Dubai, a city in the United Arab Emirates, is one such example. With 90 government services digitized so far, the city is on a mission to save $245 million by eliminating paper transactions. Moreover, their AI-driven monitoring system is saving bus drivers from causing accidents because of fatigue. So, what is a smart city and how does IoT play a role in it?
Smart cities are reliant on a framework that uses ICT technologies to govern the city infrastructure, improve quality of life, and address urbanization challenges. IoT sensors like RFID, GPS, IR, and laser scanners allow information exchange through specific protocols. These ultimately help a smart city in intelligent recognition, monitoring, and management.
IoT technology can help city authorities to understand the usage pattern of citizens and plan safety measures as well as emergency response strategies accordingly.
Here are a few things you can expect a smart city can do with IoT:
- Directing drivers to nearest available parking spots after information exchange and communication with parking meters and charging docks.
- Deploying smart garbage cans with the ability to alert waste management companies and schedule pick-ups.
- Allowing citizens to use their smartphones as driver’s license and digital IDs.
5) IoT and consumer electronics
Today’s consumers are in for nothing but convenience. Be it using smart devices for fitness or monitoring home for remote locations, there is a special place for devices that make it easier to accomplish difficult goals. IoT-augmented consumer electronic devices cater to this need.
These devices provide producers and manufacturers with a pool of data for analyzing the usage pattern to create more efficient products. The IoT-based consumer electronics industry is likely to observe exponential growth through 2021, especially in wearable health devices.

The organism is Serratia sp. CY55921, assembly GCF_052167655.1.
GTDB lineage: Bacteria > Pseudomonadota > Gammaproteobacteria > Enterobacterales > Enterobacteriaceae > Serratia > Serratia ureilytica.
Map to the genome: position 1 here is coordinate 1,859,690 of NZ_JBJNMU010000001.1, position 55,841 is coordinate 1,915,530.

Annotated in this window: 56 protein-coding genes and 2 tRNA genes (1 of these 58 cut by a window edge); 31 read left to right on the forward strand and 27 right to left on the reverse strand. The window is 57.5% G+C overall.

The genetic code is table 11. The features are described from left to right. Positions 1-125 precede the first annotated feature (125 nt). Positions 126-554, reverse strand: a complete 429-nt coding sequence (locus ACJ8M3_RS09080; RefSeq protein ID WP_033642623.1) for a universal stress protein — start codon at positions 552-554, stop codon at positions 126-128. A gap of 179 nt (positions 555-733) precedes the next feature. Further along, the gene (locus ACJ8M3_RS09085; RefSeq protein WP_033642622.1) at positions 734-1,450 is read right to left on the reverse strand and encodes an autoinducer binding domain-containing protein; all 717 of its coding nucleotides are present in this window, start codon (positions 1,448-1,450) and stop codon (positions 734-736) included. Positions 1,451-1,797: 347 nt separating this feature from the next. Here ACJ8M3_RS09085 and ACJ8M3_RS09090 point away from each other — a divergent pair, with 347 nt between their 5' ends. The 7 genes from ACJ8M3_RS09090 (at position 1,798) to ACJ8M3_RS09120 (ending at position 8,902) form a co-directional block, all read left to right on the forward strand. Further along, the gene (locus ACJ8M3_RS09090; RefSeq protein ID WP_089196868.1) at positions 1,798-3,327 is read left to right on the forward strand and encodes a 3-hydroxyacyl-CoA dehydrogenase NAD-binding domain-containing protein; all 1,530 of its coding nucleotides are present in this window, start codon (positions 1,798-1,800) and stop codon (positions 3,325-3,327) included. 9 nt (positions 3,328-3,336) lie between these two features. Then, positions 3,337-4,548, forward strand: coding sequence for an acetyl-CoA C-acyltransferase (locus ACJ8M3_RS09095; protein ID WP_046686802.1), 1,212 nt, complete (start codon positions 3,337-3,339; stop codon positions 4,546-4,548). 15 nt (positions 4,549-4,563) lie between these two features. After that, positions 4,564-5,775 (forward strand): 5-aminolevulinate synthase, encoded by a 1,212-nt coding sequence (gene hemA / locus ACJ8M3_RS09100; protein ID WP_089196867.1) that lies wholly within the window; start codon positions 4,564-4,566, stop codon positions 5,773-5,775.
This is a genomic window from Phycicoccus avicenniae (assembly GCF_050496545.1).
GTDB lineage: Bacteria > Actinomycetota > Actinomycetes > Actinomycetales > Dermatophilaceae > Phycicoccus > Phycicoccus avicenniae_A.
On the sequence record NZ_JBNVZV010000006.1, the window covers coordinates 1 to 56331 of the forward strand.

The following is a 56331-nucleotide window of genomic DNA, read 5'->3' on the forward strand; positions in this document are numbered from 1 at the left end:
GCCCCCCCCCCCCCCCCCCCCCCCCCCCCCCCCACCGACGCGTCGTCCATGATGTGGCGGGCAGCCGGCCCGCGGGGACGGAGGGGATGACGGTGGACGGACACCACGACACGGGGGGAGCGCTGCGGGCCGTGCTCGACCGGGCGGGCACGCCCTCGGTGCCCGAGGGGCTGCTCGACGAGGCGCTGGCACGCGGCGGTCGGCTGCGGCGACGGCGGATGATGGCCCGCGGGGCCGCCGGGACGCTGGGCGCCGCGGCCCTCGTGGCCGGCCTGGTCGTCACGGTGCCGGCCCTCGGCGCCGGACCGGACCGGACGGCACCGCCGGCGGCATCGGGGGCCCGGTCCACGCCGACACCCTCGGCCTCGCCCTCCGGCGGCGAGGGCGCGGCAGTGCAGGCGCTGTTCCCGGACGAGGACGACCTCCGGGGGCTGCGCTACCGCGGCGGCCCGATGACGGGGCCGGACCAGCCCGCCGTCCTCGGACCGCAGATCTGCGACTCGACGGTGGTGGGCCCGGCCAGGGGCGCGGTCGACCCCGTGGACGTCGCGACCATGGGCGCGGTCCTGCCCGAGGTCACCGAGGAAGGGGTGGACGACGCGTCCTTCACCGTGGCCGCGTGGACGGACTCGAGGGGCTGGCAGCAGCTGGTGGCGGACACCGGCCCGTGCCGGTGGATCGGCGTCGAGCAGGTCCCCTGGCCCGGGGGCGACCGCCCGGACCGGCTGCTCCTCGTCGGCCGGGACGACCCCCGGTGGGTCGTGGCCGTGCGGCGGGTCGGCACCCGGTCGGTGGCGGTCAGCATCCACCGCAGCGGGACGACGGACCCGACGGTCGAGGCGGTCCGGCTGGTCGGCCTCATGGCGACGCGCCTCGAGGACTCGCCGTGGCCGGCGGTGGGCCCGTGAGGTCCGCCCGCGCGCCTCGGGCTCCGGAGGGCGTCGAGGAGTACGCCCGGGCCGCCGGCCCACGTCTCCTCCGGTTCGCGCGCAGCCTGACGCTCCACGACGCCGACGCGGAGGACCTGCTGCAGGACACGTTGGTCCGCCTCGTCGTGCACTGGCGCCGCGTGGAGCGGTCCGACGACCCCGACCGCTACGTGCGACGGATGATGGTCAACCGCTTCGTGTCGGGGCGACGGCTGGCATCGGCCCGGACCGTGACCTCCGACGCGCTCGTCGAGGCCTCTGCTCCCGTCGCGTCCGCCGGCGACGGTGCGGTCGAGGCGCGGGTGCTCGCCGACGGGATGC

For example, AbiBird by ATF Services is using AWS IoT core and in-home infrared sensors to monitor elderly family members staying at home. The alerts are sent through a smartphone app which will also let you know once a routine behaviour is not met.
6) Digital twins and IoT
Understanding digital twins and the role of IoT in it becomes easier when you have an example handy. Let’s say you want to predict the amount of energy a wind turbine farm is likely to produce, given the future environmental conditions, historical data related to outages and performance. This is where digital twins come in.
The term ‘digital twins’ didn’t get much momentum until 2002 when John Vickers of NASA used it. NASA applied the concept first in the 1970s during its Apollo 13 program.
Digital Twins refers to the virtual representation of an object during its entire lifecycle. They help engineers to predict what can happen to the original product under circumstances.
For example, engineers can test digital twins for visualizing products for real-time use, refining assumptions, troubleshooting, and eliminating complexities. All these can be done only because of IoT-enabled sensors that collect data throughout the lifecycle of the product.
Apart from manufacturing, digital twins are used in:
- Automotive – Digital twins are used in the automotive industry to identify issues with telemetry sensors and monitor the performance of autonomous vehicles.
- Healthcare – In healthcare digital twins enable doctors to predict the well-being of a patient with the help of sensors.
7) Blockchain and IoT
One of the biggest IoT trends is the increasing adoption of blockchain technology. It is a game-changer as blockchain allows organizations to address security and scalability challenges related to IoT.
Besides facilitating interaction between multiple network nodes, blockchain uses immutable chains to record successful transactions. This allows companies to address the threats connected with potential Distributed Denial of Service (DDoS) attacks. For example, Clinitraq, a healthcare company known for producing real-time radiation dosimetry, leverages the NetObjex IoT-blockchain platform to track and administer devices.
In conclusion 2021 will be crucial for businesses. More industries will realize the true power of IoT and discover newer areas of application. While the healthcare and consumer electronics industry will flourish, other industries must keep up for transforming service delivery. Security concerns of businesses will continue to shape tools and discussions as the IoT-devices industry is likely to generate data worth 79.4 billion terabytes by 2025.